As the stars of the music industry take center stage this Sunday to accept their gilded gramophones at the Grammy Awards, among the long list of “thank-you”s are likely to be a pair of Dragons who’ve had a hand in making some of the most highly regarded music of 2013.
The work of Joseph Hallman, an adjunct instructor in performing arts, and Ryan Moys, a facilities manager in the music industry program played significant roles in albums that earned Grammy nominations.
Hallman’s original compositions “Three Poems of Jessica Hornik” and “imagined landscapes: six Lovecraftian elsewhere” are part of the album “Sprung Rhythm” that is a nominee for the Best Surround Sound Album.
“We all, each and every one of us involved in this project, wanted to bring a unique and rich experience to our listeners. Something that engaged you without gimmick or artifice. Something you could feel,” Hallman said.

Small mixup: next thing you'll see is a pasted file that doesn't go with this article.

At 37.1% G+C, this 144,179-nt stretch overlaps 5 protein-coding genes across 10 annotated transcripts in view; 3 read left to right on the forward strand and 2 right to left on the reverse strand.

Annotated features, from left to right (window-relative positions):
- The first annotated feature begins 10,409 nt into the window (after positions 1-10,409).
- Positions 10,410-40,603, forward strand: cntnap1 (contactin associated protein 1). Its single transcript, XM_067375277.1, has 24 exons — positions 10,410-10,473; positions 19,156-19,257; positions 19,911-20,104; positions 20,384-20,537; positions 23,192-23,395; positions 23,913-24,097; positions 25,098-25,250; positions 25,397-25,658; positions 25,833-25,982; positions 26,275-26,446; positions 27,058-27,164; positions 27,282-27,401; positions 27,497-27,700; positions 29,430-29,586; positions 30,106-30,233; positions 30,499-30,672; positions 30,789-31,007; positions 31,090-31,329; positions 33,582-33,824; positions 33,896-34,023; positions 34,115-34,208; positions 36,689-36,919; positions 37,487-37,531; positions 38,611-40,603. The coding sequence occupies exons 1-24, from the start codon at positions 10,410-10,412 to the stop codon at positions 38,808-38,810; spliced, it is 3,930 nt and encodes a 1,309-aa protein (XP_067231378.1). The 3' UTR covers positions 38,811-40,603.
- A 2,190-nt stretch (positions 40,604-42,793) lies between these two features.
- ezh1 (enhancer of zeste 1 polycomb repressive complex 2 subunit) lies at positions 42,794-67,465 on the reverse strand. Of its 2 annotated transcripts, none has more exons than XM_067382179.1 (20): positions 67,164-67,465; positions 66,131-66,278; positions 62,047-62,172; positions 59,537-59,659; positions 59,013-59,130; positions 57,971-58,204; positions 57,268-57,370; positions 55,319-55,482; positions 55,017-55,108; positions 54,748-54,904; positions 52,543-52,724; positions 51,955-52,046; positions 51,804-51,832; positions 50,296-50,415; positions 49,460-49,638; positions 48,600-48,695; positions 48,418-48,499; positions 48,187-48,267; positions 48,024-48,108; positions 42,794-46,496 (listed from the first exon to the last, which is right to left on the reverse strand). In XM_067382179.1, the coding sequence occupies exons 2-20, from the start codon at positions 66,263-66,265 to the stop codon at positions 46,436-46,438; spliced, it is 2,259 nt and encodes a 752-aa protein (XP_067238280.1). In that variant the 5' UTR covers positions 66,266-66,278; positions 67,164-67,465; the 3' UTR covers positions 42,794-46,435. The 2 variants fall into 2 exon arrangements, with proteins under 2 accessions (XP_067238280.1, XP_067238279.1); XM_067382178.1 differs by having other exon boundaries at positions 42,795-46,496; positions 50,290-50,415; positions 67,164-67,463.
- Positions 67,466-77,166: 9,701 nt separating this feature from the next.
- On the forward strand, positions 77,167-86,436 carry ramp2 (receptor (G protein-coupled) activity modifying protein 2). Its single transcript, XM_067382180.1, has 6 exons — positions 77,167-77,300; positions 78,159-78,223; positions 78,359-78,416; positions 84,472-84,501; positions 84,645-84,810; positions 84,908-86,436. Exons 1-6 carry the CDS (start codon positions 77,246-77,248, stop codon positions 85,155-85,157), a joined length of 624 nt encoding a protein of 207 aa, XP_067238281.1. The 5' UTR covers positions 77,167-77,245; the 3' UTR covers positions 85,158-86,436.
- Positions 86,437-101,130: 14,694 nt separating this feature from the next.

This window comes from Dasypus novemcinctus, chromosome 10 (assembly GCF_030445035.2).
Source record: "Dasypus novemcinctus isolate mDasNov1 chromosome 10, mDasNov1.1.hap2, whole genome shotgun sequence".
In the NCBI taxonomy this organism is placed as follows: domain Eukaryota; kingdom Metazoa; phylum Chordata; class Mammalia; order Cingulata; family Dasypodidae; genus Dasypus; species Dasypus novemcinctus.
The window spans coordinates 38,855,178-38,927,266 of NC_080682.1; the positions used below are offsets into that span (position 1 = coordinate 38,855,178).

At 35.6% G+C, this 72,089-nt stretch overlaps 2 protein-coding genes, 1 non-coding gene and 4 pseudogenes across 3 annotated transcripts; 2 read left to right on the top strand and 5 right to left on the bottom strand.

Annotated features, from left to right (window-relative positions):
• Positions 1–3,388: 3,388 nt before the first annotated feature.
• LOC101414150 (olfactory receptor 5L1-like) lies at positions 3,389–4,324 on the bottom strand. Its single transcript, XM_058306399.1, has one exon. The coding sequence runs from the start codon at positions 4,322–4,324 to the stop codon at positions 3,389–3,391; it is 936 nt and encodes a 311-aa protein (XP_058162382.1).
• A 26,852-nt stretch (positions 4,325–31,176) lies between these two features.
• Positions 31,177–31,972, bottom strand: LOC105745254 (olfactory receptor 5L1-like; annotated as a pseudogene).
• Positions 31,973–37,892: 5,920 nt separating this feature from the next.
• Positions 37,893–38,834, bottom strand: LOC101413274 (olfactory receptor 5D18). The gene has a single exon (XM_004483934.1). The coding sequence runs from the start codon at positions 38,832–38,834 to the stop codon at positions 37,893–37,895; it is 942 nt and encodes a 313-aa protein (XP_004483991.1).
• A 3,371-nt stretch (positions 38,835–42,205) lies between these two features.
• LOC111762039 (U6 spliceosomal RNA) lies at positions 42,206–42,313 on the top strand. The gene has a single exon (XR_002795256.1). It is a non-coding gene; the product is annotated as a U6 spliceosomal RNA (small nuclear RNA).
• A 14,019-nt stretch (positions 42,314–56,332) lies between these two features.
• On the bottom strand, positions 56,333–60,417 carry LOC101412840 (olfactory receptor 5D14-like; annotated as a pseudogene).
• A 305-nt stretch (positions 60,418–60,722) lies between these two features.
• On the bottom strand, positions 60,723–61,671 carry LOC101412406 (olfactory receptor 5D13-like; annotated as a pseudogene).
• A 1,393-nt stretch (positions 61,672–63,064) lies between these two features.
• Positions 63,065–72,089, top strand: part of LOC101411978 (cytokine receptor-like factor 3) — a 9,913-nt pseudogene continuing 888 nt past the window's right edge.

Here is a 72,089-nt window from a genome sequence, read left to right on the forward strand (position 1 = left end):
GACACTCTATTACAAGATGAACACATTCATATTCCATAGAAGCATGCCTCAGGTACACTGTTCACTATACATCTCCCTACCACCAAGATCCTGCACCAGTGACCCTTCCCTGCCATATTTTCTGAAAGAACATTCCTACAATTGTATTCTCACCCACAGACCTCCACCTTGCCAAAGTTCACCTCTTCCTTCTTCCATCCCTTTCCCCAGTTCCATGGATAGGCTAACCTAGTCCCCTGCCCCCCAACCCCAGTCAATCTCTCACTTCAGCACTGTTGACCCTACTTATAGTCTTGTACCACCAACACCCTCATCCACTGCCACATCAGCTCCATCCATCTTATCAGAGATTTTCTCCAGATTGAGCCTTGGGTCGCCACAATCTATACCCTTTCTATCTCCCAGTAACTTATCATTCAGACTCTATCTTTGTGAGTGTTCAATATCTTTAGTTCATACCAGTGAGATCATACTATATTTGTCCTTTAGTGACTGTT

The Surround Sound category is a fairly new one for the Grammys – “Best Surround Sound Album” was first awarded in 2005. It is one of few categories open to both classical and non-classical recordings. The definition of surround sound quality is that the piece is recorded with a minimum of four channels.
Moys helped engineer Tye Tribbett’s gospel album “Greater Than,” that is up for three Grammys this weekend. Tribbett’s song “If He Did It Before…Same God” is a nominee for “Best Gospel/Contemporary Christian Music Performance” and “Best Album Song.” The album is also nominated for “Best Gospel Album.”
“I am extremely happy for Tye Tribbett,” Moys said. “This is the fourth album I have made with him and it is exciting to see his work get the credit it deserves. I am thrilled to be a part of it.”
Moys worked on a Grammy-award-winning album in 2009, Kirk Franklin’s “Fight of My Life” album, off which his eponymous song won “Best Gospel Song.” He continues to work with some of the industry’s top musicians at a local recording studio, while also bringing his experience to the classroom at Drexel.